Appellant was convicted under the original indictment in the Bourbon Circuit Court and sentenced to the penitentiary in 1961. After serving two or more years, he applied for a writ of habeas corpus in the Oldham Circuit Court. The application was denied and this Court reversed this ruling in Rice v. Davis, Ky., 366 S.W.2d 153, with *6 directions that the writ issue. The trial court then granted the writ and ordered appellant released unless the proper officer of Bourbon County took him into custody for the benefit of the jurisdiction of the Bourbon Circuit Court.

Although the order did not expressly so provide, we may presume the part of it, relating to the possible resumption of jurisdiction over the case by the Bourbon Circuit Court, was issued pursuant to KRS 419.120. This statute contemplates another trial. Since the judgment of the Bourbon Circuit Court had been set aside by these voluntary proceedings of appellant, the only and next step to be taken was that of a new trial; the parties were then in the same position as if there had been no trial at all. See Foster v. Commonwealth, Ky., 348 S.W.2d 759. The record in this case shows appellant was found guilty under the same indictment on which the other conviction was had. In Allen v. Commonwealth, 272 Ky. 533, 114 S.W.2d 757, a case of similar import, it was held one may not complain of former jeopardy when he procured the setting aside of the former judgment. The jeopardy plea here was properly rejected.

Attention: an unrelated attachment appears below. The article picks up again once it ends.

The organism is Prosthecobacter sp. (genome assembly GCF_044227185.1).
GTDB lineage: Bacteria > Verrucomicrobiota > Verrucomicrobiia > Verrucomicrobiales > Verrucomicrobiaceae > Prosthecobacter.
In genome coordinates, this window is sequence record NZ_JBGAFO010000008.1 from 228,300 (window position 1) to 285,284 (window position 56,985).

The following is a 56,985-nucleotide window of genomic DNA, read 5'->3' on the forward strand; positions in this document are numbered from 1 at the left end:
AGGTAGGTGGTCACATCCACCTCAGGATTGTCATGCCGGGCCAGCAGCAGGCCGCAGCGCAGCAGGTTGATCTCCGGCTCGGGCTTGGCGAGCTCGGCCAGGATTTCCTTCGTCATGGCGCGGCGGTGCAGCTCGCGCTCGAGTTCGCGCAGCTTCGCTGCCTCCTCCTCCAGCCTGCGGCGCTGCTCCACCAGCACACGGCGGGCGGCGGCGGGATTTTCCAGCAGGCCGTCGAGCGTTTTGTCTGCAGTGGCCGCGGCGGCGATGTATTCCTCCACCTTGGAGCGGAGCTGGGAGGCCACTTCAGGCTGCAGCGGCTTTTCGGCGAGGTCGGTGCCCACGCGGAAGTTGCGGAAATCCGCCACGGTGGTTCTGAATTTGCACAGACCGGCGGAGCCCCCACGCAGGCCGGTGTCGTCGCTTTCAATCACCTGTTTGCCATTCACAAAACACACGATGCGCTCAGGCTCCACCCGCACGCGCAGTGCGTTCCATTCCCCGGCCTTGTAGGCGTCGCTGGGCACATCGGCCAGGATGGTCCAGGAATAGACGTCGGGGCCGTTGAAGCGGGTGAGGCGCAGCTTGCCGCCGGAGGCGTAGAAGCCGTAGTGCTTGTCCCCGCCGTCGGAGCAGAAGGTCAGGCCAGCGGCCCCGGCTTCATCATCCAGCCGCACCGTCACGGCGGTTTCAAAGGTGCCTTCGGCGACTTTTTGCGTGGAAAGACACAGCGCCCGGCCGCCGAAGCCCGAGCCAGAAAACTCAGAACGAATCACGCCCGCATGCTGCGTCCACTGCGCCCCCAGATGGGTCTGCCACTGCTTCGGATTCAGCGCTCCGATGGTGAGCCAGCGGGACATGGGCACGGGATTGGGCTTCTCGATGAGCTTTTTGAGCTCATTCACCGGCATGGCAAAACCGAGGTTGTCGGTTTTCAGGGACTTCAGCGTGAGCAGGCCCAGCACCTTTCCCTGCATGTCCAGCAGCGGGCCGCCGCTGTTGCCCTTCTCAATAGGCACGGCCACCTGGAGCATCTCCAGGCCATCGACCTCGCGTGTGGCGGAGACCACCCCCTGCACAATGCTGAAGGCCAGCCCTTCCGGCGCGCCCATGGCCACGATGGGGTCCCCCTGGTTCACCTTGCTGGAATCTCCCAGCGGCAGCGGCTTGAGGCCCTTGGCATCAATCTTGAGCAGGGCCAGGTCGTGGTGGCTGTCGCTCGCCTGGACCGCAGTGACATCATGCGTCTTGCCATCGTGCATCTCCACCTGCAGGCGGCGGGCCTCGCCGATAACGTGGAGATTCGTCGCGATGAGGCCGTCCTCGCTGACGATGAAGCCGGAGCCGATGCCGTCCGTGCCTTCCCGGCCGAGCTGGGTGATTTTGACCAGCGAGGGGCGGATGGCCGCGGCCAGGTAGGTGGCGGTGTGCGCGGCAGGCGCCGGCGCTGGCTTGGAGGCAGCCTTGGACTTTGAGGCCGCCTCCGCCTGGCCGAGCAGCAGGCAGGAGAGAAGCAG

In respect to the instructions, two contentions are made. One is that the jury was not told its verdict must be unanimous; the other that the trial court failed to instruct as to reasonable doubt in conformity with RCr 9.56. The latter item is specifically covered by "Instruction No. 5." The jury, however, was not informed their verdict must be agreed upon by all. RCr 9.82(1) requires the verdict to be unanimous.

Although in the case at bar, a perfunctory objection was interposed to all the instructions (but it is not necessary to raise any objection to the instructions at the time they are given), we said on this point in Hartsock v. Commonwealth, Ky., 382 S.W.2d 861, 864: